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Equine muscle disease study launched

Article-Equine muscle disease study launched

University of Minnesota U Minnesota brown horse.jpg
Muscle diseases are some of the most common health issues horses face.

A team of researchers at the University of Minnesota College of Veterinary Medicine launched a study investigating the genetic and management factors influencing muscle disease in horses.

The scientists are also looking to determine if diet or exercise impact muscle disease expression, the college said in its announcement.

Results from this study will help veterinarians, researchers and horse owners develop treatment strategies to combat the wide-spread problem. This study is both the largest study into muscle disease in horses and the largest crowd-sourced study in the college’s history, the announcement said.

“Muscle diseases are some of the most common health issues horses face, with more than 250,000 horses in the U.S. afflicted each year,” said Dr. Molly McCue, professor in the department of veterinary population medicine, associate dean of research at the college and principal investigator on the study. Horses with muscle disease often exhibit muscle pain, stiffness and a reluctance to move.

The research team hopes to leverage its long-standing expertise in genetic and muscle disease research to both identify which specific genetic mutations predispose a horse to muscle disease and to advance therapies.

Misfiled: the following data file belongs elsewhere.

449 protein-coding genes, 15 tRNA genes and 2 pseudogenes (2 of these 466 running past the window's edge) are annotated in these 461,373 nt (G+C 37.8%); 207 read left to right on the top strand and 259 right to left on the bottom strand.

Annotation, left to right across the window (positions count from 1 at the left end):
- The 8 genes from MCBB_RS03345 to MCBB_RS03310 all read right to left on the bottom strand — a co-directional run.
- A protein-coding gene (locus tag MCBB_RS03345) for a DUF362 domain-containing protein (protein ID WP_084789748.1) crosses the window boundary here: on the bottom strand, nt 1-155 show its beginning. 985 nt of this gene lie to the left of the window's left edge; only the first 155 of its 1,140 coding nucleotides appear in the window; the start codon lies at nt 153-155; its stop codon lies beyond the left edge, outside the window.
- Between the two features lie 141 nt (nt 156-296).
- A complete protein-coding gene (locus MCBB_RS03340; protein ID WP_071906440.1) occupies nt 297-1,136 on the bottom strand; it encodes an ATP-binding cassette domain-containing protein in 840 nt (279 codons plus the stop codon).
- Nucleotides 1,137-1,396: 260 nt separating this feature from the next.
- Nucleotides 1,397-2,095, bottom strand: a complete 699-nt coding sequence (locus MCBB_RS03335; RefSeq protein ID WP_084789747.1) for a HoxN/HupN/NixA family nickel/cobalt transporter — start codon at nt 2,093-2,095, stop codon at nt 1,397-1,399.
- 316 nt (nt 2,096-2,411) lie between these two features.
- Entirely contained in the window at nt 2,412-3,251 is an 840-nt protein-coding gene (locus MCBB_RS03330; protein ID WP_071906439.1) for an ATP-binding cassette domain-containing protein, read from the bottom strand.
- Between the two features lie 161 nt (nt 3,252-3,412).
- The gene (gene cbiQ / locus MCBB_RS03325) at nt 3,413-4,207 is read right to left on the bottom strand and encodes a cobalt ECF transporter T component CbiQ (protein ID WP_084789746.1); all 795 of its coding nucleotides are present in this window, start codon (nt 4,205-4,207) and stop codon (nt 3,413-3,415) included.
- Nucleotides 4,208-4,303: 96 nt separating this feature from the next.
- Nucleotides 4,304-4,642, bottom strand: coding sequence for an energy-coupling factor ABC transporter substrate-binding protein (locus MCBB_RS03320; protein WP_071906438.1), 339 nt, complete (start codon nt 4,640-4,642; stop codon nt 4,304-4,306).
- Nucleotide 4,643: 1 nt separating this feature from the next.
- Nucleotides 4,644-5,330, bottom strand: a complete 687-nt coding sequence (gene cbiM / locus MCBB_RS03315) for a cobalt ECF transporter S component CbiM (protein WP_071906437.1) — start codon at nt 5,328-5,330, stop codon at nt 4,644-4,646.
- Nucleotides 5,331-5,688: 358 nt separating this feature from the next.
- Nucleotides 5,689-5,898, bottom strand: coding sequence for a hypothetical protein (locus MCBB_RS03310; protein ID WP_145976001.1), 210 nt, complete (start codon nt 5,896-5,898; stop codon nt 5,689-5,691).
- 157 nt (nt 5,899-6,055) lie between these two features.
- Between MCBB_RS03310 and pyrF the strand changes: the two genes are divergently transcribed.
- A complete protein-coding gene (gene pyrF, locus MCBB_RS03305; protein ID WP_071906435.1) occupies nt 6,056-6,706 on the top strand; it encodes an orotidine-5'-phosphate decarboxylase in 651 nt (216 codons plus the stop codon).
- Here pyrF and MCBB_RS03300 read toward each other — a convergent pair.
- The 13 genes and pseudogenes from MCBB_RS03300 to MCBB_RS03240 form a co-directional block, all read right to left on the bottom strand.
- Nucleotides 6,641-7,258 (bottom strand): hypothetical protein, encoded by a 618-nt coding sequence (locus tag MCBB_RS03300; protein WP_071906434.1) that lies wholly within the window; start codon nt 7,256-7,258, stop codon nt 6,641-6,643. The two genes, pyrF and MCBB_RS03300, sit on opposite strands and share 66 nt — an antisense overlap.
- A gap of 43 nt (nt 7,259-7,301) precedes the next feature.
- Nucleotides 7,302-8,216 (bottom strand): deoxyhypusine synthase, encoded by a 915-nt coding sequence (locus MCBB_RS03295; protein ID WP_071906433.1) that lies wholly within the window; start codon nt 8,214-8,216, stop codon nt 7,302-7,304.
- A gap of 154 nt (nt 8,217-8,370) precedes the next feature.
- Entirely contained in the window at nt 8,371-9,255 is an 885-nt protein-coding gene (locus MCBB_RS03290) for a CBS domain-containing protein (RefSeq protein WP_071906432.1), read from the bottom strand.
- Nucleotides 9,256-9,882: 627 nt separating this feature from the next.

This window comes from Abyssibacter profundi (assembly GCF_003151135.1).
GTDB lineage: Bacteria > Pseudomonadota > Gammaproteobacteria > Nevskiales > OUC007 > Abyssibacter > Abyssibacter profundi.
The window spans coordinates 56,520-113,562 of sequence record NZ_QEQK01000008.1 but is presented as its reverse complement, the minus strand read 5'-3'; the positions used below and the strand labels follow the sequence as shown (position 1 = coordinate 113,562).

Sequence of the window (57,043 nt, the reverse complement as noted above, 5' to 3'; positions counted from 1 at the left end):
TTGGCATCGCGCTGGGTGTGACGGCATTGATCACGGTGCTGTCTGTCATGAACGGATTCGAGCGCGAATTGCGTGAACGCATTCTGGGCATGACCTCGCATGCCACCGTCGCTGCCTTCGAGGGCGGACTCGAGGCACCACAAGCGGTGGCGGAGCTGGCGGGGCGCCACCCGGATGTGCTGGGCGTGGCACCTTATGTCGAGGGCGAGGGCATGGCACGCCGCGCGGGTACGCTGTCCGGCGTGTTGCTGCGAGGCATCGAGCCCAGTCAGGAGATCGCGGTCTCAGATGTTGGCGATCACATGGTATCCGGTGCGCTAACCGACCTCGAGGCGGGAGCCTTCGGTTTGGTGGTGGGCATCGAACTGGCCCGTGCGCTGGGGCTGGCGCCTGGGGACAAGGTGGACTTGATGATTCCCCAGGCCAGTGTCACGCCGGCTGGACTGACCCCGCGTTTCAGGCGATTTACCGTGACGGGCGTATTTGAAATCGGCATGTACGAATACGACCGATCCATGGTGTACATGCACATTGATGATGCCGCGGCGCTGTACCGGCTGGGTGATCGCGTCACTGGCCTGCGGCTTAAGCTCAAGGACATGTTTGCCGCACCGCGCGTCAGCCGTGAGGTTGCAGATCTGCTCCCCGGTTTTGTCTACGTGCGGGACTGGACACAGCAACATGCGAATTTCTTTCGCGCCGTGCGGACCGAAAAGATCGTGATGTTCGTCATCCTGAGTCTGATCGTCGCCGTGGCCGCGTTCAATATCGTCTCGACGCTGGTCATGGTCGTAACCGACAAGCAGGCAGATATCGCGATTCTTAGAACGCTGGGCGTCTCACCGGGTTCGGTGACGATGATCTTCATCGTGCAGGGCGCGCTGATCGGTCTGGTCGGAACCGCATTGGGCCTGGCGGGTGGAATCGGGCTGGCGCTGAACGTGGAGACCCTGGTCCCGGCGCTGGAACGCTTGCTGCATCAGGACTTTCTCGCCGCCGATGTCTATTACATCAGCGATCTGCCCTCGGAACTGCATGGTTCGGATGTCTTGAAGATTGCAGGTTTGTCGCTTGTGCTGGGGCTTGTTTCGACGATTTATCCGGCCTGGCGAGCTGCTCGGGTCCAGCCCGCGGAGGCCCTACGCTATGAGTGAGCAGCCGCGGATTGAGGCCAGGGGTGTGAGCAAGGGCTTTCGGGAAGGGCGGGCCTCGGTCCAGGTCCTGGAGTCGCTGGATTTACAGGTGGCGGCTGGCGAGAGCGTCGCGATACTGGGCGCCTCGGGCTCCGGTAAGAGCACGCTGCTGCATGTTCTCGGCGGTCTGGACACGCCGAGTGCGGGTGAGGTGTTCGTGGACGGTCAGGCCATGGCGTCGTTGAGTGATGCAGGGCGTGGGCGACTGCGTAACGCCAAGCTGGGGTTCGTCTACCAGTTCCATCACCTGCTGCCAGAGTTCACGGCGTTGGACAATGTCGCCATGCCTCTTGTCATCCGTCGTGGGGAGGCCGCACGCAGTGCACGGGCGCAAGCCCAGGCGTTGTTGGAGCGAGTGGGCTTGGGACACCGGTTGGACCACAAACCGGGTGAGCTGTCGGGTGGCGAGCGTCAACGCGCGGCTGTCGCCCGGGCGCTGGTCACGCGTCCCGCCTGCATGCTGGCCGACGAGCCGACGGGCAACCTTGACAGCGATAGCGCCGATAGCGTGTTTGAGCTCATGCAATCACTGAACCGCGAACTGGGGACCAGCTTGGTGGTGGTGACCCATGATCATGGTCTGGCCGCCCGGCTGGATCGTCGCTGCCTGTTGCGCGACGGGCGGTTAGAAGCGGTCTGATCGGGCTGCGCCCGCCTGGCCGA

“We are turning to our expansive network of cases to help us respond to this far-reaching challenge in equine veterinary medicine,” McCue said.

Submitting a horse with suspected or diagnosed muscle disease to this study is a four-part process involving the supplementary submission of a horse residing on the same property without a suspected or diagnosed muscle disease to act as the control, the college said. All information regarding submitting a horse to this study and details behind the study can be found on the study’s website. Study updates will be posted on the Facebook page of the Equine Genetics & Genomics Laboratory.

This study is funded, in part, by a grant from Morris Animal Foundation as well as support from private donors.

TAGS: Horse Care
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